Almost a decade ago, I came up with an idea to profile veteran concierges at hotels so that guests could get to know who they are and what they do. The plan was to make short, engaging videos which the hotel could use online or on their in-room video channels. We filmed a demo with my friend (and part-time Word Travels production team-member) Neil Maclean, who epitomized the concierge role at the Fairmont Hotel Vancouver. I pitched a few hotel chains, all of whom passed because every star in the universe did not align and that is what it takes to bring any great idea to fruition.
I uploaded the video to Youtube, and noticed this week that it has now garnered over 175,000 views. That's pretty impressive for our little video - shot and edited by Ian Mackenzie. Below is the video, along with a short interview with Neil about what he does, and why guests should stop by the concierge desk more often.
Our primary role is to make life easier for our guests. This could mean anything from making dinner reservations, suggesting tourist activities, helping with directions, ordering flowers, and helping to resolve any guest issues.
You could argue we’re obsolete, but we have insider information you simply can’t get on your smart phone.
The perception is that the concierge can get sketchy things, like drugs and prostitutes. Fortunately, this is not the case. In all my years I’ve never been asked to get anything illegal. I think the movies have given people the wrong idea.
The role of the concierge is to give, give, give. It’s a contrast to the front desk, which can take, take, take. We’re a free service. Where else will you find a free expert on the city?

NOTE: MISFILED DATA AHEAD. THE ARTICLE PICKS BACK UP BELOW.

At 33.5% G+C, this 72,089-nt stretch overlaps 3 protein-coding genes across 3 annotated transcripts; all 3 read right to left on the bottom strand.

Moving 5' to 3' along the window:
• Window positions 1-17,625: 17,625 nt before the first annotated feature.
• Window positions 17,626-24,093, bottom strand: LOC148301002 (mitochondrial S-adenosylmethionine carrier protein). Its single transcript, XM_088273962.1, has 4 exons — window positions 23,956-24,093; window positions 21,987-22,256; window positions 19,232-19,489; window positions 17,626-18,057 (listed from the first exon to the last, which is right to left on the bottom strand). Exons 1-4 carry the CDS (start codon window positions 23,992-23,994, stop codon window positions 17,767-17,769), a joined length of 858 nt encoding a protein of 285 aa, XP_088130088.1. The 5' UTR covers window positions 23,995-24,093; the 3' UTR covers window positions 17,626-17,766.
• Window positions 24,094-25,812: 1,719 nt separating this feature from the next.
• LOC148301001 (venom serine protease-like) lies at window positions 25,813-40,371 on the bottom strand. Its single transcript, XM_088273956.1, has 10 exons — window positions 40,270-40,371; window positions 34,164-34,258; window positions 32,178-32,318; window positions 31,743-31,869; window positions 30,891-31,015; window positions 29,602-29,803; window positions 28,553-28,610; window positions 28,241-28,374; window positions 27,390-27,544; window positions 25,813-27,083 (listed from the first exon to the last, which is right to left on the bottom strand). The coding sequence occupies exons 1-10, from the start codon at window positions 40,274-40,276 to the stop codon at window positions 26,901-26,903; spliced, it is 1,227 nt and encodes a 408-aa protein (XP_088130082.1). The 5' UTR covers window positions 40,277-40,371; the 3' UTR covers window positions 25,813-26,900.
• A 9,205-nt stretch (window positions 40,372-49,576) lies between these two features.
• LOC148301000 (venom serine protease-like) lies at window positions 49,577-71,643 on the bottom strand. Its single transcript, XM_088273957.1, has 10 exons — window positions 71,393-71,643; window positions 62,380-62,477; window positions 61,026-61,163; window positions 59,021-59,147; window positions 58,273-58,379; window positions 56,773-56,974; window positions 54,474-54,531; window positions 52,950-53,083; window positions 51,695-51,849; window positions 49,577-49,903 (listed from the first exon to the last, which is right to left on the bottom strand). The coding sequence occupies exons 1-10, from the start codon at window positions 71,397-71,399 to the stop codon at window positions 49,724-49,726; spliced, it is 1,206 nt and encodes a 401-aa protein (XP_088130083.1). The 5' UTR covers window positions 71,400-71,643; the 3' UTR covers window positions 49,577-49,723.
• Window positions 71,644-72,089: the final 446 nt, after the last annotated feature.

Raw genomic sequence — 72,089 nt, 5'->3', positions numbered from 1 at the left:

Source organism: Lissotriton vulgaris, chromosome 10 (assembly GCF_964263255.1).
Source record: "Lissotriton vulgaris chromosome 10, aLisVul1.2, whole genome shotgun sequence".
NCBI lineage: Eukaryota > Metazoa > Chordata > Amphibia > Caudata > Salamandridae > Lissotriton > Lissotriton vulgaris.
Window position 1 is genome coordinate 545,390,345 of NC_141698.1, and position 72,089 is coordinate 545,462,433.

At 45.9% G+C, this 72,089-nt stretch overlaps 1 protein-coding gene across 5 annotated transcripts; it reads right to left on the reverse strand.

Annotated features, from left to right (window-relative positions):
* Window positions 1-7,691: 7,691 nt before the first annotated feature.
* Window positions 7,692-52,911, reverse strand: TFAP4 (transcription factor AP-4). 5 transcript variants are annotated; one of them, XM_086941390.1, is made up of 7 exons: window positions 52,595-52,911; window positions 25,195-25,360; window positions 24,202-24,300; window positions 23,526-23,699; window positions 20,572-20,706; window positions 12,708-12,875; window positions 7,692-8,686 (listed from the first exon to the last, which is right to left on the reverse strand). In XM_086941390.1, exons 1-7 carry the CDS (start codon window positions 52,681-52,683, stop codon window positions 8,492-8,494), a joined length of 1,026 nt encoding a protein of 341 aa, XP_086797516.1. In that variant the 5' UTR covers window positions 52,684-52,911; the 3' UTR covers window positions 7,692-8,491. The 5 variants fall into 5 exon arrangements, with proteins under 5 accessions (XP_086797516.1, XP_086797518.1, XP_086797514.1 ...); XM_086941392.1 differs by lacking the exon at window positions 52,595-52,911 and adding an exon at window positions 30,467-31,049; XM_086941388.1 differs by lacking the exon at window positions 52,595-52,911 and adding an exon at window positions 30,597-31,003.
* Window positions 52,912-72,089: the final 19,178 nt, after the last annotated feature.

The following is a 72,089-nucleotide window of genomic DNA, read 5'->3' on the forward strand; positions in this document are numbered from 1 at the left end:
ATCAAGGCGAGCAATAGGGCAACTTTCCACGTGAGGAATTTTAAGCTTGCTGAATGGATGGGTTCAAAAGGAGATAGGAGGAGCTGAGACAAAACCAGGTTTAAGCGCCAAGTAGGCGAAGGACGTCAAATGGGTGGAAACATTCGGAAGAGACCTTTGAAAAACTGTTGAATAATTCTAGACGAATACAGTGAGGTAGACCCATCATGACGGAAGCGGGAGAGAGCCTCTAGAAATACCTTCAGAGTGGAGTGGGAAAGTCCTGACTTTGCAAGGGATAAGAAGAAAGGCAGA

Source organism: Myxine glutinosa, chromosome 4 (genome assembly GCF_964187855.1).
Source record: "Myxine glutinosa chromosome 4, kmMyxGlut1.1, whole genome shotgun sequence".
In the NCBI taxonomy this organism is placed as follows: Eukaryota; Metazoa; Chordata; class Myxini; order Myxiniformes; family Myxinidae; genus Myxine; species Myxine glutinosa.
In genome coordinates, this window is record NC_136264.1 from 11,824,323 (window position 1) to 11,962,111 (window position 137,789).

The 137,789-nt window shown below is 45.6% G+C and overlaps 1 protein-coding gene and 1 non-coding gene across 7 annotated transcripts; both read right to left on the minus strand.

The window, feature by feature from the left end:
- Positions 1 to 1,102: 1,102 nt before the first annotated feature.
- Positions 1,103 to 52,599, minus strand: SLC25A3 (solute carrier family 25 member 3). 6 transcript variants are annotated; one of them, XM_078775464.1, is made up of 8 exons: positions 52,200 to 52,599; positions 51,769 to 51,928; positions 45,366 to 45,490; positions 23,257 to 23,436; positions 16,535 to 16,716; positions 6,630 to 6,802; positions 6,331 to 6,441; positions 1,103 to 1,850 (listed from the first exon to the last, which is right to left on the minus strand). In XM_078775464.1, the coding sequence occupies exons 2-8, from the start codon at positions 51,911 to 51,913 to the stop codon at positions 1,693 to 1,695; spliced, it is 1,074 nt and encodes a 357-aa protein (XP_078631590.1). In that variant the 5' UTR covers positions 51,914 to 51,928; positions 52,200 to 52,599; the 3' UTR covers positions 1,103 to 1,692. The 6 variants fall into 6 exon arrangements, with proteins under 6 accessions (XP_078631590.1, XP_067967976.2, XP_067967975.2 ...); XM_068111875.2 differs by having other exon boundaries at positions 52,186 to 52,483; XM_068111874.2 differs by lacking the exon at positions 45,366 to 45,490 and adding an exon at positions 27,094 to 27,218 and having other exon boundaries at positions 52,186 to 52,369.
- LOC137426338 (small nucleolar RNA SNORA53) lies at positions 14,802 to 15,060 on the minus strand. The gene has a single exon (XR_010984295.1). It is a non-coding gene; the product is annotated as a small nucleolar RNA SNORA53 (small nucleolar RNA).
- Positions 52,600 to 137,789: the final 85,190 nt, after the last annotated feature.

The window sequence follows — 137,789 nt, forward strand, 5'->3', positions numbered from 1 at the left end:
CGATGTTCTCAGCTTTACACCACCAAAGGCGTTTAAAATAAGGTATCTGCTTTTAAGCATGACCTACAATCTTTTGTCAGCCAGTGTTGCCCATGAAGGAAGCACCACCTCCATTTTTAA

Concierges used to be arrogant and stuffy, like overbearing maître d’s. The modern concierge is approachable, patient, loves their city, and knows how to listen.
There are some services many people don’t know we can provide: We can change your flights, so you don’t have to spend an hour on the phone. We have relationships with airlines and operators, and usually get special treatment. We can help track lost luggage, or even deliver flowers to your room. We aim to exceed guest expectations, because we really enjoy what we do.
I have heard horror stories of concierges being verbally abused, or being asked to find drugs and what not. But it’s way more rare than people think. Fortunately I like my job, colleagues, and this grand, old hotel.
There’s no protocol for tipping concierges. We’re not servers or bellmen. We do get paid more than those guys, but tips are always appreciated.
My most popular question is: “Where is the bathroom?” My most outrageous request: A guest was looking for moose antlers, so I found myself calling taxidermists around the city.
Every day I meet people from around the world, and sometimes celebrities too. Over the years I’ve helped out Robin Williams, Buzz Aldrin, Michael Phelps and Cindy Crawford, who used to hang out at the concierge desk and chit-chat. So many people wanted photos of her I told her she should do it professionally.
We once arranged a private screening for Jerry Seinfeld, and a belt for Bill Clinton. A few weeks later we received a personalized thank you letter with the presidential stamp. The reality is that we would treat all our guests the same way.